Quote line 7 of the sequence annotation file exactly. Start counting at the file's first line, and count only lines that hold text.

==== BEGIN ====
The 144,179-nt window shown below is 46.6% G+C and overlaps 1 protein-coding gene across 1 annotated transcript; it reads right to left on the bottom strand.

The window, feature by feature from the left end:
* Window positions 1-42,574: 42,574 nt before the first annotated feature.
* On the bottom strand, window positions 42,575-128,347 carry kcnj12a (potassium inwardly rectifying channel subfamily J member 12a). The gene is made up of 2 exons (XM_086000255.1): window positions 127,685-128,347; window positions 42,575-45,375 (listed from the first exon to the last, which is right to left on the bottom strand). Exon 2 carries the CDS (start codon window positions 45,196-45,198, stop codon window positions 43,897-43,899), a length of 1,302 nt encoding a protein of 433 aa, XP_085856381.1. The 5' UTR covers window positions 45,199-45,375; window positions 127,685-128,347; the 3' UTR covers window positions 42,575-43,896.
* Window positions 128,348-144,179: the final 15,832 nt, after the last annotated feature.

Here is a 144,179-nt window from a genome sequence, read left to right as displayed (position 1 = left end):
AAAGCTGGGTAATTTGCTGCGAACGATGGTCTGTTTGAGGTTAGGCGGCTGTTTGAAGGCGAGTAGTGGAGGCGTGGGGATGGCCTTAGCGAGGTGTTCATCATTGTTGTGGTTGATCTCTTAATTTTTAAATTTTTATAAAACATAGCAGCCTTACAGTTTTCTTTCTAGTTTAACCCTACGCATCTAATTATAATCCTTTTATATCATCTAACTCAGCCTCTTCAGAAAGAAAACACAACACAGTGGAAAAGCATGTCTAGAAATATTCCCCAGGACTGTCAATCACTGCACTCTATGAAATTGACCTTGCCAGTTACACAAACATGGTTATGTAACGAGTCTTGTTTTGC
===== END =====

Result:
AAAGCTGGGTAATTTGCTGCGAACGATGGTCTGTTTGAGGTTAGGCGGCTGTTTGAAGGCGAGTAGTGGAGGCGTGGGGATGGCCTTAGCGAGGTGTTCATCATTGTTGTGGTTGATCTCTTAATTTTTAAATTTTTATAAAACATAGCAGCCTTACAGTTTTCTTTCTAGTTTAACCCTACGCATCTAATTATAATCCTTTTATATCATCTAACTCAGCCTCTTCAGAAAGAAAACACAACACAGTGGAAAAGCATGTCTAGAAATATTCCCCAGGACTGTCAATCACTGCACTCTATGAAATTGACCTTGCCAGTTACACAAACATGGTTATGTAACGAGTCTTGTTTTGC